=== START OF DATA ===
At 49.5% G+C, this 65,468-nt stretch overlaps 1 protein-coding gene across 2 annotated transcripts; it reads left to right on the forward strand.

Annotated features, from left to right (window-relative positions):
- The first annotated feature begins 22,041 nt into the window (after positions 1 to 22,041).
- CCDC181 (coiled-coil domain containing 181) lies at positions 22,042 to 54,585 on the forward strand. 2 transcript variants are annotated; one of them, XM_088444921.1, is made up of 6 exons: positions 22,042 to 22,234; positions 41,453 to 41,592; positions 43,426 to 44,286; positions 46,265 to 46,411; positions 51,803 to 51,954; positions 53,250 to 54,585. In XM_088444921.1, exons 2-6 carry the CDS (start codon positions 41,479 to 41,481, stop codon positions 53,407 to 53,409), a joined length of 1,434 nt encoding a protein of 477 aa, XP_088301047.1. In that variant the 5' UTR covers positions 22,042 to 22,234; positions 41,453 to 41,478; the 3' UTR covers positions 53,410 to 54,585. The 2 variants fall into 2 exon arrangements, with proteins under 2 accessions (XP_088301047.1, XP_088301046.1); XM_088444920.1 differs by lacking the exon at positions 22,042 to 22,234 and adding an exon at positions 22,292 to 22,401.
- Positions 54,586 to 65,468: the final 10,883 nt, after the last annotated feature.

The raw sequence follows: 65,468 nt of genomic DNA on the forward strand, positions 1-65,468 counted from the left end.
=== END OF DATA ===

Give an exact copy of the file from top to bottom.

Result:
At 49.5% G+C, this 65,468-nt stretch overlaps 1 protein-coding gene across 2 annotated transcripts; it reads left to right on the forward strand.

Annotated features, from left to right (window-relative positions):
- The first annotated feature begins 22,041 nt into the window (after positions 1 to 22,041).
- CCDC181 (coiled-coil domain containing 181) lies at positions 22,042 to 54,585 on the forward strand. 2 transcript variants are annotated; one of them, XM_088444921.1, is made up of 6 exons: positions 22,042 to 22,234; positions 41,453 to 41,592; positions 43,426 to 44,286; positions 46,265 to 46,411; positions 51,803 to 51,954; positions 53,250 to 54,585. In XM_088444921.1, exons 2-6 carry the CDS (start codon positions 41,479 to 41,481, stop codon positions 53,407 to 53,409), a joined length of 1,434 nt encoding a protein of 477 aa, XP_088301047.1. In that variant the 5' UTR covers positions 22,042 to 22,234; positions 41,453 to 41,478; the 3' UTR covers positions 53,410 to 54,585. The 2 variants fall into 2 exon arrangements, with proteins under 2 accessions (XP_088301047.1, XP_088301046.1); XM_088444920.1 differs by lacking the exon at positions 22,042 to 22,234 and adding an exon at positions 22,292 to 22,401.
- Positions 54,586 to 65,468: the final 10,883 nt, after the last annotated feature.

The raw sequence follows: 65,468 nt of genomic DNA on the forward strand, positions 1-65,468 counted from the left end.